As a member of the Etsy affiliate program and an Amazon Associate, I earn from qualifying purchases.
30/30? Ha! We can do that!
We were going to do it. I mean, how hard could it be?
This 30/30 Challenge is turning into more of a 60/15 Challenge.
Get Dressed. Dogs with long, thick coats have some built in protection, but for short coated dogs like mine, the right dog coat is important. The right gear is also important for dogs who have kidney problems, heart problems, diabetes or hormonal imbalances (like Cushings) since these conditions can make it difficult to regulate body temperature. Pick a coat with a suitable level of insulation/rain protection for your climate and that allows your dog as much movement as possible.
Protect the feet. Not many dogs are going to be OK with putting on a pair of boots, but you still need to protect your dog’s paws from winter hazards like de-icing salt. A waxy product (like Musher’s Secret) can help keep the salt of your dog’s pads. Even when I use it, we still make sure we thoroughly clean the paws after every walk.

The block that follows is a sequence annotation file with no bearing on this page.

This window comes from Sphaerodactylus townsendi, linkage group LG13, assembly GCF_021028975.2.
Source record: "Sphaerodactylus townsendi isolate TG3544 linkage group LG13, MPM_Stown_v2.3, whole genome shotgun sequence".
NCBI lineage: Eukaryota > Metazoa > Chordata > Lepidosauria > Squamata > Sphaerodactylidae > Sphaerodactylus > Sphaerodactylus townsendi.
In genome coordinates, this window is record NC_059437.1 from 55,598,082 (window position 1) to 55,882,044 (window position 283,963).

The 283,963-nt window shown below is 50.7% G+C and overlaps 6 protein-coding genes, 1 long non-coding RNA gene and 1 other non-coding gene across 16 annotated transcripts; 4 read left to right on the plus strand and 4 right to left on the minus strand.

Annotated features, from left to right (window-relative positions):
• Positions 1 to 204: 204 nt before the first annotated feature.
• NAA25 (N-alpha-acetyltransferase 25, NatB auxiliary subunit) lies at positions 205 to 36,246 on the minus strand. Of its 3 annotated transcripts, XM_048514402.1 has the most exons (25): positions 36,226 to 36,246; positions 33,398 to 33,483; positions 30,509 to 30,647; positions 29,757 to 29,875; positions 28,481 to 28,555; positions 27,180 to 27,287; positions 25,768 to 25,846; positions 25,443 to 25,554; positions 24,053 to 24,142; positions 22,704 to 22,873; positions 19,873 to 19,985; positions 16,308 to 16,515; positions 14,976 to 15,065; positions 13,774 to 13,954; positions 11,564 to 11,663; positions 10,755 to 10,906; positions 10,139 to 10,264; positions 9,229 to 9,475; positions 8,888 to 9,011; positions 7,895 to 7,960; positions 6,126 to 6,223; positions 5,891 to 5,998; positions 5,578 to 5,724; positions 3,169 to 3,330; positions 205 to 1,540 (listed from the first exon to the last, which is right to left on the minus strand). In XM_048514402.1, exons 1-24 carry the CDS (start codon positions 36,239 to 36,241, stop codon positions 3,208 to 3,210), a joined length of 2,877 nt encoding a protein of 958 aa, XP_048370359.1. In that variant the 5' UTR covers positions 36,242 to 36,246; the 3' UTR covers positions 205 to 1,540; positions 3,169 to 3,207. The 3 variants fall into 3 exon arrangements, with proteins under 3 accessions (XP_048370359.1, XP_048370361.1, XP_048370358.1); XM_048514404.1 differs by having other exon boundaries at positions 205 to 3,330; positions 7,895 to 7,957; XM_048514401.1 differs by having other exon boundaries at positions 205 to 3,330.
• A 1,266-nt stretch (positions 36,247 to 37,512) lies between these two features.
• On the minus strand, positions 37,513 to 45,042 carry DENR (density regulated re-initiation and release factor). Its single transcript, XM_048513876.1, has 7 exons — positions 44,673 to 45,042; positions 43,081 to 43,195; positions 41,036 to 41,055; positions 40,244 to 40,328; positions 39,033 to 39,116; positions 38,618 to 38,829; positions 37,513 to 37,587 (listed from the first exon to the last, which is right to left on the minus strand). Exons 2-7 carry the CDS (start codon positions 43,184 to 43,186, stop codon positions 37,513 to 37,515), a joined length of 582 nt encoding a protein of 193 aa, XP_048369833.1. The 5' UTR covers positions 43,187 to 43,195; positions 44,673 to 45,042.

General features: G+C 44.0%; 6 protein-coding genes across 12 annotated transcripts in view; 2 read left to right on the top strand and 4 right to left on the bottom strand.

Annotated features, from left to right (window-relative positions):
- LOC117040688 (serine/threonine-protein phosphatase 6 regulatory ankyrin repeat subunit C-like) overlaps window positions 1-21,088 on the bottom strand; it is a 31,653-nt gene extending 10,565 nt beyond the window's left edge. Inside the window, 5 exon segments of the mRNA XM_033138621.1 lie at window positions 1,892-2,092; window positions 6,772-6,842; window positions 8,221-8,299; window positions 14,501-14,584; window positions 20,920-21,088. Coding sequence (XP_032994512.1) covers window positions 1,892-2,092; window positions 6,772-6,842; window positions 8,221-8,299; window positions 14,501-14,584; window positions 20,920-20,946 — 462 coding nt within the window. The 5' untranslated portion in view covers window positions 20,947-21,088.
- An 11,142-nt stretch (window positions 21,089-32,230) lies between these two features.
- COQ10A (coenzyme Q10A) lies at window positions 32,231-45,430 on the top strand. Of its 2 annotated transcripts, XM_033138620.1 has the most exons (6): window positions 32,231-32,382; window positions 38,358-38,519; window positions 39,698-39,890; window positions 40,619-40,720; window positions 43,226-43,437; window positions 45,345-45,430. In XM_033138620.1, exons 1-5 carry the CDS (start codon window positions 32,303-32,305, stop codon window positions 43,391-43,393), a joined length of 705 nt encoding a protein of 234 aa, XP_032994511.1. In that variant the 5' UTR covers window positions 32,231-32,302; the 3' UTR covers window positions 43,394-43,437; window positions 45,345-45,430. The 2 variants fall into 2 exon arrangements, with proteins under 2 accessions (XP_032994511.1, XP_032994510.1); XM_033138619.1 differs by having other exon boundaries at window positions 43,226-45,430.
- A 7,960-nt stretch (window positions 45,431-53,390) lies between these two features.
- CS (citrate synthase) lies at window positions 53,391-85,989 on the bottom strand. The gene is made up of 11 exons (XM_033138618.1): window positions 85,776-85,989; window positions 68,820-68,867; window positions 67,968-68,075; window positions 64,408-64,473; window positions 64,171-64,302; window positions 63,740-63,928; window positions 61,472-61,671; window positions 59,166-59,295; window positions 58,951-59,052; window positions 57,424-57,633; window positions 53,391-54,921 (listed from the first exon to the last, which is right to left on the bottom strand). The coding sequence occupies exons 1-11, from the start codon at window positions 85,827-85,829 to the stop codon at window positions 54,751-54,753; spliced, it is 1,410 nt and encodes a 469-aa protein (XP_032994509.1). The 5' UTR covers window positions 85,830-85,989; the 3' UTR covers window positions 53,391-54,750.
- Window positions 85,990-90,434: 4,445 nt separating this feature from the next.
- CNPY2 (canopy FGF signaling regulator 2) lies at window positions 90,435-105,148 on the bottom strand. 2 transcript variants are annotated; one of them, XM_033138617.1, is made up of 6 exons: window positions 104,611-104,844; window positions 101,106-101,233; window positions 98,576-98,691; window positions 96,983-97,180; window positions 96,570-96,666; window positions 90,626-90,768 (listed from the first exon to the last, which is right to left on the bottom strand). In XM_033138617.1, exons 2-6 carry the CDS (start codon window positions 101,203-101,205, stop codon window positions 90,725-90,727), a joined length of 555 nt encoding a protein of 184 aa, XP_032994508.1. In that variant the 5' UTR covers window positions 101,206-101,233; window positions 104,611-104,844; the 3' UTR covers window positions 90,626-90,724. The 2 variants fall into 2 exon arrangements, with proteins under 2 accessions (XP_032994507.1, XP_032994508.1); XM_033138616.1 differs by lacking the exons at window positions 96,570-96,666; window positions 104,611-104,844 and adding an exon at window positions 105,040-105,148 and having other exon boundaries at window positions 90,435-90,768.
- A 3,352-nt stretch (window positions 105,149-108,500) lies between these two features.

Bring a drink. I don’t know what it is about the cold weather, but walking makes me thirsty. I know it makes the dogs thirsty too, since we usually go through twice as much water. I find cold water hurts my lungs though, so I always make sure I pack a travel bottle of room temperature water the dogs – and one for me.
Grippy gloves. My biggest cold weather pet peeve is gloves! You get them on and then, BOOM! Someone has to go and now you’re pulling off your gloves to open a bag. Sure, you can buy pricey Gilder Gloves, but I’m way too cheap for that. My solution? Grippy gloves. Take a puffy fabric paint pen and draw a small circle on the tip of each finger. The puff paint dries a bit tacky and gives you some grip as you handle your bags.